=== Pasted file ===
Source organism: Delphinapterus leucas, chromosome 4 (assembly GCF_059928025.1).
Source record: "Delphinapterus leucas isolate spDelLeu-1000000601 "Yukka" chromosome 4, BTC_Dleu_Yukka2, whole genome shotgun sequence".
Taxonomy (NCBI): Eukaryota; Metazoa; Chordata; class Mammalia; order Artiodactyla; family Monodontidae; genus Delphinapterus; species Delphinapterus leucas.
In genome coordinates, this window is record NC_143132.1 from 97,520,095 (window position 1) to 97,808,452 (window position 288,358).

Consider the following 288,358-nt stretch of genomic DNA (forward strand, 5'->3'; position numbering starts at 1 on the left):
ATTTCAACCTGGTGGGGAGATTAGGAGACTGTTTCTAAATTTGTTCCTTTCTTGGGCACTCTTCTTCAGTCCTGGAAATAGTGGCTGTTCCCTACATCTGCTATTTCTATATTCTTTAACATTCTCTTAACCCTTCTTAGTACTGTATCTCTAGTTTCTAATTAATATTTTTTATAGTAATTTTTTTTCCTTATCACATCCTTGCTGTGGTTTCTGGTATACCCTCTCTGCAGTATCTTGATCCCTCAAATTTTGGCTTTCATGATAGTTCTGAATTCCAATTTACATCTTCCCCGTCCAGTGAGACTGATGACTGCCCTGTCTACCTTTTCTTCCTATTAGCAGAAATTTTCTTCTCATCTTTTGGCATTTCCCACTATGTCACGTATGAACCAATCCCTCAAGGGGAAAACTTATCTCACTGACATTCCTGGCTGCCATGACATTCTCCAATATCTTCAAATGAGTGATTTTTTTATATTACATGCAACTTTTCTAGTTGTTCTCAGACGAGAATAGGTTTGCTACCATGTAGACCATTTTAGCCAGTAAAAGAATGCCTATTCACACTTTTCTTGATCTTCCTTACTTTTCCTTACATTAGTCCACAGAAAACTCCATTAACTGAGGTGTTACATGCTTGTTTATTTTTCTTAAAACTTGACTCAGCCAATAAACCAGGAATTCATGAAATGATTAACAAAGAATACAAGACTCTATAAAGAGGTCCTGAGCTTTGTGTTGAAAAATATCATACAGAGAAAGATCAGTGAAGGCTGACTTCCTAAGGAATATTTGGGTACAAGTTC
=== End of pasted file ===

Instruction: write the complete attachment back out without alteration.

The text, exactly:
Source organism: Delphinapterus leucas, chromosome 4 (assembly GCF_059928025.1).
Source record: "Delphinapterus leucas isolate spDelLeu-1000000601 "Yukka" chromosome 4, BTC_Dleu_Yukka2, whole genome shotgun sequence".
Taxonomy (NCBI): Eukaryota; Metazoa; Chordata; class Mammalia; order Artiodactyla; family Monodontidae; genus Delphinapterus; species Delphinapterus leucas.
In genome coordinates, this window is record NC_143132.1 from 97,520,095 (window position 1) to 97,808,452 (window position 288,358).

Consider the following 288,358-nt stretch of genomic DNA (forward strand, 5'->3'; position numbering starts at 1 on the left):
ATTTCAACCTGGTGGGGAGATTAGGAGACTGTTTCTAAATTTGTTCCTTTCTTGGGCACTCTTCTTCAGTCCTGGAAATAGTGGCTGTTCCCTACATCTGCTATTTCTATATTCTTTAACATTCTCTTAACCCTTCTTAGTACTGTATCTCTAGTTTCTAATTAATATTTTTTATAGTAATTTTTTTTCCTTATCACATCCTTGCTGTGGTTTCTGGTATACCCTCTCTGCAGTATCTTGATCCCTCAAATTTTGGCTTTCATGATAGTTCTGAATTCCAATTTACATCTTCCCCGTCCAGTGAGACTGATGACTGCCCTGTCTACCTTTTCTTCCTATTAGCAGAAATTTTCTTCTCATCTTTTGGCATTTCCCACTATGTCACGTATGAACCAATCCCTCAAGGGGAAAACTTATCTCACTGACATTCCTGGCTGCCATGACATTCTCCAATATCTTCAAATGAGTGATTTTTTTATATTACATGCAACTTTTCTAGTTGTTCTCAGACGAGAATAGGTTTGCTACCATGTAGACCATTTTAGCCAGTAAAAGAATGCCTATTCACACTTTTCTTGATCTTCCTTACTTTTCCTTACATTAGTCCACAGAAAACTCCATTAACTGAGGTGTTACATGCTTGTTTATTTTTCTTAAAACTTGACTCAGCCAATAAACCAGGAATTCATGAAATGATTAACAAAGAATACAAGACTCTATAAAGAGGTCCTGAGCTTTGTGTTGAAAAATATCATACAGAGAAAGATCAGTGAAGGCTGACTTCCTAAGGAATATTTGGGTACAAGTTC